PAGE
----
Andy Hope, owner of this aggressive, purpose-built track car, is what you might refer to as a fanatic. His love for the iconic ’88–’91 Civic/CRX chassis was sparked a few decades ago and hasn’t faltered one bit. For those outside the realm of competitive road racing, on paper, the 175 peak horsepower produced by a mildly modified B16 shouldn’t produce such impressive lap times. The car is battered and abused with countless hours of competition and remains incredibly basic. No excessive, high-dollar upgrades are used, in fact, Hope’s CRX doesn’t bother with an aftermarket front camber kit, and even the shocks are of the nonadjustable variety. Nevertheless, he’s managed to muscle his way to a best of 1.59.1 at Buttonwillow’s CW13 and his résumé includes taking first place in over 50 percent of races entered since putting the car on track for the first time over 14 years ago.
In late ’93, after tracking down and driving three different black ’91 CRXs, Hope eventually found what he was looking for. He adds, “The girl who owned it had broken her leg and needed an automatic. Her trusting mom handed me the keys and let me take it out alone. I drove a few blocks away, did a monster full-throttle clutch dump burnout, came back and bought it.”
As with many enthusiasts in SoCal during the mid-’90s, Hope took part in weekend street racing events and even experienced a setback after spinning out on the freeway while chasing down a GS-R. However, just a few years later, all of that changed, and the illegal activities became a thing of the past. “My first track day was at Buttonwillow in February of ’98, and my first wheel-to-wheel road race was just two events later at Laguna Seca. I won against a field of mostly AE86 Corollas—you know, those cleaning lady cars. Also, I took first in my bracket at Battle of the Imports that summer, with over 200 cars in my bracket.”
Officially hooked on legitimate racing rather than impromptu street events, the CRX was registered “non-op” and dedicated to track duty. “The B16 swap happened mid-season in ’02. My good friend Tom Liang and I hooked the engine to the cherry-picker, raised an XSi clip in the air, then ritualistically chopped the body off of it with a Sawzall.” Shortly after, the car was painted gold and fitted with an aero kit to match Liang’s CRX, and the cars competed as the Hybrids.jp Racing Team.
Years later, now wrapped in vinyl livery, the car’s performance spec list isn’t very deep at all when compared to many other track cars, and that’s no accident. A carefully selected list of parts was enlisted, and Hope has no problem sharing any info surrounding the car’s setup:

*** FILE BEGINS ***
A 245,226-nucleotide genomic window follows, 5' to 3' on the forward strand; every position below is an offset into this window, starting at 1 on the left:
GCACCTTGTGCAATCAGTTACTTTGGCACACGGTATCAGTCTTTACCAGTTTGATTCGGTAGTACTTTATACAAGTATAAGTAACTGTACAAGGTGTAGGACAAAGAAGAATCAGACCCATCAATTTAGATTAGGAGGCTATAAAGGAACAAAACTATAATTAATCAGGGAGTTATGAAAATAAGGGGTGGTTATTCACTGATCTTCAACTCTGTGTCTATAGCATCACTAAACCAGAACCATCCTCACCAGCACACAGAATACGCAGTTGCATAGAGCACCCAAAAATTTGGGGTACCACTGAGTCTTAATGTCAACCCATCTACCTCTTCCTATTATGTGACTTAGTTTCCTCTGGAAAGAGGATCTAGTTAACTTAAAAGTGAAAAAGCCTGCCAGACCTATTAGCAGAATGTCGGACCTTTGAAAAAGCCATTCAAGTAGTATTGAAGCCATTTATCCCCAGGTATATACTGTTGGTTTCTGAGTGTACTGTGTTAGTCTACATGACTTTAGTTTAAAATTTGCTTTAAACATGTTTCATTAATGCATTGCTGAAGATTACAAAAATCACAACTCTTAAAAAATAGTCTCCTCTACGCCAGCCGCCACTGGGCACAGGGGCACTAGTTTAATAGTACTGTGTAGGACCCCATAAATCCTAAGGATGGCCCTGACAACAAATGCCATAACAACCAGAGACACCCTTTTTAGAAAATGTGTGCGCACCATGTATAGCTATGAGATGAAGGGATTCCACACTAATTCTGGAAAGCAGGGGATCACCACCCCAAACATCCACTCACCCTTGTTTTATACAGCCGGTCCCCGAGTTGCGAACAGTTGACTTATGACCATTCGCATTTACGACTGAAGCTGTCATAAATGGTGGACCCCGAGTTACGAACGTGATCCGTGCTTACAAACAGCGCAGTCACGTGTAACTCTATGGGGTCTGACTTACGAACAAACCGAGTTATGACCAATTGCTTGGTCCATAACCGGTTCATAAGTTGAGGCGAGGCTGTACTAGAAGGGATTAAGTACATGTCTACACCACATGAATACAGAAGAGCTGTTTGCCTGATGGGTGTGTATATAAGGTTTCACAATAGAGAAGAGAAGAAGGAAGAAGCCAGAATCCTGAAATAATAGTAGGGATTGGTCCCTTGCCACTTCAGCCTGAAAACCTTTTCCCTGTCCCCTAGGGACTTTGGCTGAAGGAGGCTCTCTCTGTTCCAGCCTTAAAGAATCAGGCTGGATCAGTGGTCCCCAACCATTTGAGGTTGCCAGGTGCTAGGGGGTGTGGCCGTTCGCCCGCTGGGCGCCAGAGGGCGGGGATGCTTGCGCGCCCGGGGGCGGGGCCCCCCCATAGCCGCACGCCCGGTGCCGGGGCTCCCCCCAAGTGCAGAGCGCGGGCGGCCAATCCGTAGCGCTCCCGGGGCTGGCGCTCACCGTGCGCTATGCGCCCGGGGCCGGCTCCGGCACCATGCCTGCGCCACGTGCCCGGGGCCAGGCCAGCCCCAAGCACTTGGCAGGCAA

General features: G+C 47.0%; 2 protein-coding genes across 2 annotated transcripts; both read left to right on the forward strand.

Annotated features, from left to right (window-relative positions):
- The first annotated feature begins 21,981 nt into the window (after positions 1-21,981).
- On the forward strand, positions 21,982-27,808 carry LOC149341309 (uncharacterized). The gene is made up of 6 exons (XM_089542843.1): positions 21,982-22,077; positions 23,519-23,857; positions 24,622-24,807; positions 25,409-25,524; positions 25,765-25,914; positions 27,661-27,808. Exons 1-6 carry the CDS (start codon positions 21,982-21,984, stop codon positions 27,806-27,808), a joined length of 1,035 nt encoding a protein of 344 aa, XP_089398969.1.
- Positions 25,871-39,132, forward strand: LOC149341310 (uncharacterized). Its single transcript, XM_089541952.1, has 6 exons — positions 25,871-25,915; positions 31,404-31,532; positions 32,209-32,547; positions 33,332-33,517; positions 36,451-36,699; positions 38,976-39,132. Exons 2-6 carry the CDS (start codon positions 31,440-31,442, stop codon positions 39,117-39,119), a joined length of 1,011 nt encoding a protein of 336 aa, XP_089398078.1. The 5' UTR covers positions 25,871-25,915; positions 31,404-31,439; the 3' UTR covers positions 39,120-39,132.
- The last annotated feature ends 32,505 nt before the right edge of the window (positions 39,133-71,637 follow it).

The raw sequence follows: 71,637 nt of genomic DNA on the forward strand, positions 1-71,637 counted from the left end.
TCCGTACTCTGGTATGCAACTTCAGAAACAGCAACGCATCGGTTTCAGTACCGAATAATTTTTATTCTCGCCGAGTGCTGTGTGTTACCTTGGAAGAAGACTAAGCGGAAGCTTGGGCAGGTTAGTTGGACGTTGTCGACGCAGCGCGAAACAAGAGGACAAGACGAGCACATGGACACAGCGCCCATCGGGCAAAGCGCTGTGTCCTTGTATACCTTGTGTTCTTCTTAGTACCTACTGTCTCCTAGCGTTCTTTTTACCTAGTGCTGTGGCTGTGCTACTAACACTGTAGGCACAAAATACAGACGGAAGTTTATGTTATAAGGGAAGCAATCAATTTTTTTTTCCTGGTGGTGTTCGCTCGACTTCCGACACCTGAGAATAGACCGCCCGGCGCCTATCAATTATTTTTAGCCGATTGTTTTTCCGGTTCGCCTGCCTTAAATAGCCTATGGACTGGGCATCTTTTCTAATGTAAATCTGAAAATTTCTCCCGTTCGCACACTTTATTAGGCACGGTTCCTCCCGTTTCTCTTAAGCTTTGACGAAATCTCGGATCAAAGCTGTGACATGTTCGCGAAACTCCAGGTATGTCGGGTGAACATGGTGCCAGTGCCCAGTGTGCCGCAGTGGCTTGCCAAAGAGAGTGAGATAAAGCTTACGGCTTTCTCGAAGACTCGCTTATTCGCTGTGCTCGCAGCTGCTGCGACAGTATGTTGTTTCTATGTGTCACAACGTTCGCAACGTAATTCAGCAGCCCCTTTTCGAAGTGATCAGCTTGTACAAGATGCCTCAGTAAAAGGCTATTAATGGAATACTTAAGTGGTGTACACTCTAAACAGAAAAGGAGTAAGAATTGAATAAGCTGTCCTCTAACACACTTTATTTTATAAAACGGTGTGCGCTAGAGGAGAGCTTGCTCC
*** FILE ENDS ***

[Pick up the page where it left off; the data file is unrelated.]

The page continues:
“The current setup was basically copied from what Bernardo Martinez developed for his ITA class CRX in the late ’90s. He worked closely with The Progress Group on custom valved shocks and figured out where to replace bushings with spherical bearings. My spring rates are bumped up to deal with the aero and B16 swap, but other than that, it’s identical, all the way down to the toe settings (1⁄16th out in the front/zero in the rear). I’d guess that close to half the CRXs that road race in America have nearly the same settings. The other half has never fought their way into a corner against one. Really, the only things I ever change at the track are tire pressure and wing settings. Even then, I’m just trying to get the Toyos to come off the track at 34 psi. The entire car becomes an extension of myself, and I never blame the car for poor performance—it’s set. It’s entirely up to me as a driver to go faster, and that means wiping out in it, a lot! This CRX has taught me everything I know about driving, and it’s the only car I trust enough to go 100 percent in. I know exactly what the car is going to do, and it drives the same every time. It never overheats, the brakes never get soft, and I’ve got the perfect pitch, so I don’t even need to look down at the tach.”
While some rely heavily on driving schools, hands-on experience and trial and error have served Hope well as he has progressed over the years. “I did one day at Fast Lane Racing School right before my first race in ’98. Other than that, I haven’t really had any instruction. I have a few friends who mercilessly critique my in-car footage after each race. That helps keep me humble, relatively. I go sort of Bushido Code when it comes to driving. On a racetrack, it’s a constant series of mistakes and corrections. There’s no such thing as the ‘perfect lap.’ All you can do is try to minimize your mistakes with the slightest possible corrections. That’s what driving at the limit is all about. I’m still trying to get better at it.”
After working with Sport Compact Car, Modified magazine, and even serving as the editor of Honda Tuning magazine for a short time, Hope seems to have found his calling, doing contract work with Ford. “I’m often on the road for three to four months at a time. One tour might involve training car salesmen on the basics of turbochargers, direct injection, or variable cam timing, while the next I’m out building autocross courses in mall parking lots. It’s about as exhausting as being the editor of HT, but without the constantly looming deadlines—which was a cross between finals week and that movie Groundhog Day!”